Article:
St. Christopher House, 1912-2012: a century of social services in Toronto

Increasing presence in Parkdale

In addition to the employment programs, various home support programs for seniors and people with disabilities such as Meals on Wheels, operated in Parkdale for some time. In 2000, Parkdale Focus merged with St. Christopher House  at their initiative. This organization began in the 1980s as a neighbourhood response to preventing addictions and increasing the well being of the community. The merger brought the New Hope Drop-In for adults, largely people living in rooming and boarding houses in Parkdale, as well as the Community Parents Outreach Project, which featured multiethnic staff finding newcomer families with young children and accompanying them to various services such as daycare, school, community health centres, among others. On the community development side, the House participated in many neighbourhood planning processes, including a lengthy and intense Parkdale Conflict Resolution process where local tenants, landlords, businesses, social services and city government representatives worked toward resolution of the long outstanding dilemma of illegal ‘bachelorette’ housing in the area.

Community research collaborations with Richard Shillington, John Stapleton, and J. David Hulchanski

St. Christopher House recognized the importance of working with research centres and scholars in order to ensure that disadvantaged communities benefited from relevant research and policy ideas. In 2002, statistician and policy expert Richard Shillington partnered with St. Christopher House to study the personal financial decisions of low-income seniors and the extent to which they were taking advantage of government benefits. The study concluded that a large number of them were unaware of their entitlements and were making poorly informed financial decisions. As a result of this Community Undertaking Social Policy (CUSP) study, the federal government proactively notified low-income seniors across Canada about their eligibility for the Guaranteed Income Supplement. A second CUSP project in 2002-03, involving policy analyst John Stapleton, developed a new tool to protect and save assets appropriate for people with low-incomes. This study proposed a “Registered Development Savings Plan” as an alternative to RRSPs.

Toronto is a city of neighbourhoods with various life cycles. Throughout the 2000s, the changes taking place in the neighbour-hood where the House operated were evident. More affluent people were living in the neighbourhood, attracted by the large-scale condominium redevelopments on King Street. To study these transformations, the House partnered with the University of Toronto’s Centre for Urban and Community Studies, and Prof. J. David Hulchanski, and embarked in a five-year long community research project about local gentrification and the ways to build and maintain an inclusive community. This study resulted in the publication in 2007 of the report The Three Cities Within Toronto: Income Polarization Among Toronto’s Neighbourhoods, 1970 – 2000. An updated version including information from the 2006 Canada Census was released in 2010.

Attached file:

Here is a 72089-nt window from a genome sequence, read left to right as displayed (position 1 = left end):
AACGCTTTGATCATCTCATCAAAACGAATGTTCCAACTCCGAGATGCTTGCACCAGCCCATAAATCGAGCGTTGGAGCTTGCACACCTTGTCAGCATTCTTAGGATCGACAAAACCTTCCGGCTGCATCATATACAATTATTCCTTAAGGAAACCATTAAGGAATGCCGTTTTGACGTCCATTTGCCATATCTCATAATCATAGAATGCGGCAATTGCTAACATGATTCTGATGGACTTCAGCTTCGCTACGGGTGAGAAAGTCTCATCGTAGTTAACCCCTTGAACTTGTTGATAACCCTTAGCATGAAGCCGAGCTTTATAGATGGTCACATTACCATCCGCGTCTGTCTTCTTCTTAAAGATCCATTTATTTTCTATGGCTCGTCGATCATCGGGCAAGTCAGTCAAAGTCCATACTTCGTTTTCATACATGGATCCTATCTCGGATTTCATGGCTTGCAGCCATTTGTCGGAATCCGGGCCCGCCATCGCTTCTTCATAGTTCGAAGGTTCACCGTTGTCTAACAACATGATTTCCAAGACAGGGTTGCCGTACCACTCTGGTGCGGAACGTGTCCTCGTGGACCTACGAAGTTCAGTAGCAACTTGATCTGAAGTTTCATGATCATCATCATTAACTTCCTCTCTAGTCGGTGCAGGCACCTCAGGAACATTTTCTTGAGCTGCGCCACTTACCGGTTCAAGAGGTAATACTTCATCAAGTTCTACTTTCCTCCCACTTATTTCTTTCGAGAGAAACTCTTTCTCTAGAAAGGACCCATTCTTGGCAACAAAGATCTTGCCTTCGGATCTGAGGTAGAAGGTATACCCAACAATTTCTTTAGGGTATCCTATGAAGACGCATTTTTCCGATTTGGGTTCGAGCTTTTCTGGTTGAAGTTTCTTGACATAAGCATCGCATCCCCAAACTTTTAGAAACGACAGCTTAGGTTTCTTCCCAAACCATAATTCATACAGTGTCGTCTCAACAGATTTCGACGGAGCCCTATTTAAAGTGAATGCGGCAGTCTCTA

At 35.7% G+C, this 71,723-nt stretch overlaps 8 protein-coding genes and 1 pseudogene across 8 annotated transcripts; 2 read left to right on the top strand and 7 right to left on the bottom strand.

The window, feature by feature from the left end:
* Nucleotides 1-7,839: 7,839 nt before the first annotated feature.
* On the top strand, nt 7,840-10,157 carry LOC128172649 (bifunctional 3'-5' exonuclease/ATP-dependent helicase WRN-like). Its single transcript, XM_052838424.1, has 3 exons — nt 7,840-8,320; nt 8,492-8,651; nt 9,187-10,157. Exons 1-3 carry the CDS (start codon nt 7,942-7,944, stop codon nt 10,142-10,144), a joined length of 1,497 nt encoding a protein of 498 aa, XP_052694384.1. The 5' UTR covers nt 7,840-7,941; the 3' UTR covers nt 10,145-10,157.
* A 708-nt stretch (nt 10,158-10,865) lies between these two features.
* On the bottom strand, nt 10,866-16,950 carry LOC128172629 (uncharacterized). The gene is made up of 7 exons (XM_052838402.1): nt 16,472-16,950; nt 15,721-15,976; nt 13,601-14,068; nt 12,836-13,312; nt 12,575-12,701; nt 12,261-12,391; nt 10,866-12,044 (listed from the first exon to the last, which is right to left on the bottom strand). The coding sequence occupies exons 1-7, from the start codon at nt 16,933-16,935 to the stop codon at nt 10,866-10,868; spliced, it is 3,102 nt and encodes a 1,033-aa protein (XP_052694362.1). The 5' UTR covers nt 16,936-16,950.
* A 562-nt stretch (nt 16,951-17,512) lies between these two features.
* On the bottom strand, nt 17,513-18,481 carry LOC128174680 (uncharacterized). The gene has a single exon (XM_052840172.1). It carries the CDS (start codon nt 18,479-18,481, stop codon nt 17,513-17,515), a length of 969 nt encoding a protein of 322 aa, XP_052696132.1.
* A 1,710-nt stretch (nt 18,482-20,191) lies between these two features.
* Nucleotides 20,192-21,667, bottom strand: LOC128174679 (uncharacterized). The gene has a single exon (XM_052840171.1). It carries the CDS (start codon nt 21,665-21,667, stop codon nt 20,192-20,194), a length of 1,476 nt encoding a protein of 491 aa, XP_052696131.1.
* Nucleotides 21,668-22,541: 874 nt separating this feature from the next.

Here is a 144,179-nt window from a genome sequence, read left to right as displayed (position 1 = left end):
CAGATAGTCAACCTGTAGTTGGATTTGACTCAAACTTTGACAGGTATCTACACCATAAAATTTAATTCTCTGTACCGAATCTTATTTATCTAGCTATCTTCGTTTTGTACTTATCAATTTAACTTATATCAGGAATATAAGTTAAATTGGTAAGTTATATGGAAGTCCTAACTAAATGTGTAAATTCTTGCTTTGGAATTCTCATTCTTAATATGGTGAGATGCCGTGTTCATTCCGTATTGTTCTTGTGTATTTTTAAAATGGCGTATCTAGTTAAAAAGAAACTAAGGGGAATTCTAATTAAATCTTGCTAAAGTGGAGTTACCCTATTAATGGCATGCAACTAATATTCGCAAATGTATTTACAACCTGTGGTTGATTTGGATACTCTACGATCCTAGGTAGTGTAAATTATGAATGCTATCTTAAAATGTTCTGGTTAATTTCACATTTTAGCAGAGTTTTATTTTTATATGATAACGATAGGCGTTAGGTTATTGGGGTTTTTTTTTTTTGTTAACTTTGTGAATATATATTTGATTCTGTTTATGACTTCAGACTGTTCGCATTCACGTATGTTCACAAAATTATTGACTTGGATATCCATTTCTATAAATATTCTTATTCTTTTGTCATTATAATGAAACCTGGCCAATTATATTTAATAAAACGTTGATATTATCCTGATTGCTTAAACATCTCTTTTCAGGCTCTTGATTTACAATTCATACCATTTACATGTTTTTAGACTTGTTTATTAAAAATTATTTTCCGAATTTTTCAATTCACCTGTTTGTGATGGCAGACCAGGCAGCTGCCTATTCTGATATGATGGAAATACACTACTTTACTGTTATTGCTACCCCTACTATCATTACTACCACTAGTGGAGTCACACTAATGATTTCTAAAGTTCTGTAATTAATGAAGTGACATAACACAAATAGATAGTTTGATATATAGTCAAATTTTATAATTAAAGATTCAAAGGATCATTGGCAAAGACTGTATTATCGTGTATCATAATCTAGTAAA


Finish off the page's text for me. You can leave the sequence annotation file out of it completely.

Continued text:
Modernizing Income Strategies for Working Age-Adults and Financial Advocacy and Problem Solving

St. Christopher House’s multi pronged approach to poverty included services to diverse people living with poverty as well as working to improve income security policies. A number of financial programs aimed at low-income individuals developed in the 2000s. The Financial Advocacy and Problem Solving (FAPS), which started in 2002, grew out from the experience of the Parking Banking Project. In its first year, its income tax clinic assisted 305 people with diverse financial problems stemming from incomplete or inaccurate information, scams, inaccessible financial services and managing with limited income. In 2004, its work completing income tax files resulted in over $1 million in tax refunds and credits going into the pockets of low-income people in the neighbourhood. In 2004 another initiative was introduced, the Modernizing Income Strategies for Working-Age Adults  (MISWAA). It involved diverse stakeholders, bringing together opinion leaders from the business sector and community, a wide range of policy experts from Canada’s leading think tanks, frontline agencies and diverse low-income individuals. Its goal was to design and test practical strategies for improving income security programs and policies.

The Health Action Theatre by Senior (H.A.T.S.)

The Health Action Theatre by Seniors (HATS) emerged from the Elder Abuse Prevention and Awareness Project. Staff in that program realized that public education that relied on written materials or passive learning was not effective, especially with seniors with low English language or literacy skills, and felt the need to communicate in ways that transcended these barriers. In 1997, a group of seniors and community workers from St. Christopher House participated in a 3-day workshop facilitated by Warren Linds, who used theatre to work on health issues in British Columbia. Linds was inspired by the work of Brazilian theatre director, Augusto Boal, author of the influential The Theatre of the Oppressed, who saw participatory theatre as an effective tool for social action.  Based on Boal’s methodology, the House started its own Action Theatre, initially on an experimental basis. In 2000, it received the Innovation SHARE Award.  The award money allowed the Action Theatre to develop and deliver training to seniors’ groups of diverse backgrounds. They also performed for medical students in Toronto, Hamilton and Philadelphia. Through play, HATS disseminated information about various health issues affecting older adults and encouraged people to engage in dialogue and civic action to increase appropriate health care.

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